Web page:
Darryl Granger, left, and Guanjun Shen.

The excavation of numerous 'Peking Man' fossils in the 1920s and 30s at Zhoukoudian, the site of a collapsed cave near Bejing, laid to rest disputes about whether previously discovered Homo erectus fossils were primitive humans or deformed apes. But the question of Peking Man's precise age has remained a puzzle.

Efforts to date the fossils have been hindered by a lack of suitable methods, but Guanjun Shen of Nanjing Normal University in China and his colleagues have found a solution to the problem. In collaboration with Darryl Granger at Purdue University in West Lafayette, Indiana, they have determined that H. erectus lived in northern China as far back as 770,000 years ago — much earlier than had previously been assumed.

The Zhoukoudian site comprises 17 distinct sedimentary rock layers that have been deposited over time. The age of the top — and so most recent — 11 layers, in which hominin fossils and tools have been found, provides an estimate of the time period in which H. erectus lived. The most reliable methods for dating rocks rely on the decay of radioactive isotopes such as uranium. But, Shen explains, uranium-series dating is limited to the past 600,000 years or so, which means it can be applied only to layers one to five. “We therefore looked for ways to extend that limit,” says Shen, who has been analysing Zhoukoudian rock samples since 1989.

The solution came in the form of a new isotopic dating method, published by Granger and co-workers, that measures the ratio of aluminium-26 and beryllium-10 isotopes. “The idea,” says Granger, “is that while rocks are at Earth's surface, they are exposed to cosmic rays and obtain a particular inventory of isotopes. When new sediment collects on top, the original rocks are buried and that inventory decays over time.” Determining a rock's isotopic content thus reveals the time at which it was buried.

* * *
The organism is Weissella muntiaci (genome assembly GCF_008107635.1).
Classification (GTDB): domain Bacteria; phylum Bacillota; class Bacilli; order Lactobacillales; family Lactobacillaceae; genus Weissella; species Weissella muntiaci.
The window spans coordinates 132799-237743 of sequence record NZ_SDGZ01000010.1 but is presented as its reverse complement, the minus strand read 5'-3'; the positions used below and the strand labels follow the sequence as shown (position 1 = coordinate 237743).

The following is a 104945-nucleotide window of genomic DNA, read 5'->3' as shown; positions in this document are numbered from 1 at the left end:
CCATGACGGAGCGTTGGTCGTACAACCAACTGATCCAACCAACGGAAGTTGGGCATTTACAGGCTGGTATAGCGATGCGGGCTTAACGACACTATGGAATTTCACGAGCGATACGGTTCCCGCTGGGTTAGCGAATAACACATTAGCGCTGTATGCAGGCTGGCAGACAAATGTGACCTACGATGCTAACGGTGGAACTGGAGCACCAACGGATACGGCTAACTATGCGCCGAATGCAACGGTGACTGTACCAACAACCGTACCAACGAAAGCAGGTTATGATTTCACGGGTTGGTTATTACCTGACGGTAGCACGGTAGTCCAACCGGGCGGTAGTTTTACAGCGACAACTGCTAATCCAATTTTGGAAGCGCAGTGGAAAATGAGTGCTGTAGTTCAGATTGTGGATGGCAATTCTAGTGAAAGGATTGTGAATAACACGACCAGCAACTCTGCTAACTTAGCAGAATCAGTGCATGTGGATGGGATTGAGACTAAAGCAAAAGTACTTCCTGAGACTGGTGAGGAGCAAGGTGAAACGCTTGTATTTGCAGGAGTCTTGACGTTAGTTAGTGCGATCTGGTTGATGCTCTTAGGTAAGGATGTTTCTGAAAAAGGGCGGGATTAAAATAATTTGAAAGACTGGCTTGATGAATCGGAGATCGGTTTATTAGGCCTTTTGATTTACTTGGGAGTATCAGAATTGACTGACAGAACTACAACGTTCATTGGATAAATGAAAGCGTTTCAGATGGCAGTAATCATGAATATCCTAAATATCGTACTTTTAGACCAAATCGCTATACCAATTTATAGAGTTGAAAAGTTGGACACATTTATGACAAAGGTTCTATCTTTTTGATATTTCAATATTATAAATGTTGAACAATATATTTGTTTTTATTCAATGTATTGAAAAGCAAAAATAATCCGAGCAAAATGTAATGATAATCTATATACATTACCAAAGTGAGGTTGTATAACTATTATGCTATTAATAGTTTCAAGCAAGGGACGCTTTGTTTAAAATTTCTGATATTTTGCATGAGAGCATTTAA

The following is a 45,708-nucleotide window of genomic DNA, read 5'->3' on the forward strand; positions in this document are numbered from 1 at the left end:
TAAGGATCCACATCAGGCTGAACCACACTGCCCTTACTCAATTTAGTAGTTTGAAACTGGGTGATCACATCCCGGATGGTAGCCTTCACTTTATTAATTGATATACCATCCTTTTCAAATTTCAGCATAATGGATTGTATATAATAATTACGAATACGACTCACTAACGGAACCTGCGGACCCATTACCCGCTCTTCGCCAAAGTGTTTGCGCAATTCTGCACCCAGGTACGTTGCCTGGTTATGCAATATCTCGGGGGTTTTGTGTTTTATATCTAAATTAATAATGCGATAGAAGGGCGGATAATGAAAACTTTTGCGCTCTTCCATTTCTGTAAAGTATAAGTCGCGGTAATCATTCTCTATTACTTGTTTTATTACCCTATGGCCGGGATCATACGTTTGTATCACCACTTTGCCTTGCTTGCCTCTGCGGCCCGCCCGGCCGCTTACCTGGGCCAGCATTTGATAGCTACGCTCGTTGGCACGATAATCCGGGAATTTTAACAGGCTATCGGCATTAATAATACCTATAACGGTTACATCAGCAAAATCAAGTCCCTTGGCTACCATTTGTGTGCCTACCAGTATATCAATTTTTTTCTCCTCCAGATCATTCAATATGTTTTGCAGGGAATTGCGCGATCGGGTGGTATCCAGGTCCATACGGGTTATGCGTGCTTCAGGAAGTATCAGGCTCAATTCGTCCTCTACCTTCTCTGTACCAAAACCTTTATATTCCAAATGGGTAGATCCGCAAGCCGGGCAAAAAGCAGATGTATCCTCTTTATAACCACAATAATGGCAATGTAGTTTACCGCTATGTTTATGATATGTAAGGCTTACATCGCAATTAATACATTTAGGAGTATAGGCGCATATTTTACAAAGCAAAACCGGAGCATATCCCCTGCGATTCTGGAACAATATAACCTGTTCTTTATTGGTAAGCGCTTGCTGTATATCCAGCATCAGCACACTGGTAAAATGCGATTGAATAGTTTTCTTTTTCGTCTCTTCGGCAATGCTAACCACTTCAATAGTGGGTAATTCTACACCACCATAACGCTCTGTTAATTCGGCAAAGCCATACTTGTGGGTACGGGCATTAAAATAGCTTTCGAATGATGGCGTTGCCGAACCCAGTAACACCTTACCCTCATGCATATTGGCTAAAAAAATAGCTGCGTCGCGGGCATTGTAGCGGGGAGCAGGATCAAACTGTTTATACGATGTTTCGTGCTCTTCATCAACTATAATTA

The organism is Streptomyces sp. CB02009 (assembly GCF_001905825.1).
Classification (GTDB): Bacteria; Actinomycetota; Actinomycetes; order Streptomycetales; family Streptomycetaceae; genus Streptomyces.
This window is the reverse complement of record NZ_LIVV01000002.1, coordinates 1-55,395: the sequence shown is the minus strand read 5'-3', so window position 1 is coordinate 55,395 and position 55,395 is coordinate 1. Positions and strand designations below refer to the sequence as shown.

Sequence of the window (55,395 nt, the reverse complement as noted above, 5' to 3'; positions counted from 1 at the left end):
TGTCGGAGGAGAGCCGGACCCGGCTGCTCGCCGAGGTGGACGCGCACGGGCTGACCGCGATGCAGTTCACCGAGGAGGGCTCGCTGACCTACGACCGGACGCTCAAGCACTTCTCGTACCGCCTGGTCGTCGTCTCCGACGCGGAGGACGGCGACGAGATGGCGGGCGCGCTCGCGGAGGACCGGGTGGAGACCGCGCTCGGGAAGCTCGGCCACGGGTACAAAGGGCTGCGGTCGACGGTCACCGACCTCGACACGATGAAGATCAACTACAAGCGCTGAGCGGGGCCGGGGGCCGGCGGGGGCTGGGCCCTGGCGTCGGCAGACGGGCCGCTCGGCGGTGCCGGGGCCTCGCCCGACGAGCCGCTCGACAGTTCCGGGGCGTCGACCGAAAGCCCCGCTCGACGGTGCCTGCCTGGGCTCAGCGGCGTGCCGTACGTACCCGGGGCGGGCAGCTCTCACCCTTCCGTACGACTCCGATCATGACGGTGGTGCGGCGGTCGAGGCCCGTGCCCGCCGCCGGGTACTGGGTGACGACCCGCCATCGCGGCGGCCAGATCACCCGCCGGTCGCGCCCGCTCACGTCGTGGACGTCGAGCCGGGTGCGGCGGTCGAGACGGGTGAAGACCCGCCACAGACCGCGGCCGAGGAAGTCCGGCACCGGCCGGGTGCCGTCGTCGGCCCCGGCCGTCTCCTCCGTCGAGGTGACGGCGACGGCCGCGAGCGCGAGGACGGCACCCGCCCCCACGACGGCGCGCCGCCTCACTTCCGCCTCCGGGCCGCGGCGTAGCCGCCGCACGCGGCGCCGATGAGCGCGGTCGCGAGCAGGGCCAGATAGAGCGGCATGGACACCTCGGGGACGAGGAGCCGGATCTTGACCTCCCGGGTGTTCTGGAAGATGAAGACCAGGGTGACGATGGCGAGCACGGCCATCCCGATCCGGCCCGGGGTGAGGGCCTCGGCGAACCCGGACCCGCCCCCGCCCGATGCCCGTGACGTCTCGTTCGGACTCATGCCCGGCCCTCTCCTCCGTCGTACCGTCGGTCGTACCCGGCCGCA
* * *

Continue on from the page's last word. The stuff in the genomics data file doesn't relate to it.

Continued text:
In 2003, Shen approached Granger to see whether the burial dating method could be used to determine the age of quartz-containing rocks and tools at Zhoukoudian. The first batch of samples yielded no useful data. Further study revealed that the original samples contained a mix of pure white quartz and smoky quartz. The smoky quartz is high in the stable isotope aluminium-27, and the researchers realized that this had masked the small amount of aluminium-26 present.

Shen came up with a painstaking solution — his group literally hand-picked the grains of quartz that appeared purest. “It took about eight hours to select just a few grams, and we needed 40 to 60 grams for analysis,” says Shen. “We had to mobilize all of the students at the lab here in Nanjing.”

In the end, their analyses revealed that H. erectus lived in northern China during a mild glacial period (see page 198). “Hominins living in glacial conditions would have been adapted to the cold, either biologically or culturally,” says Granger. “Would they have used fire? The evidence for that is shaky.” What is clear, however, is that burial dating is an effective method for determining the age of older rocks and artefacts. Shen and Granger have already started work on sites in the Nihewan basin in northern China, home to the oldest known assemblage of hominin tools in East Asia.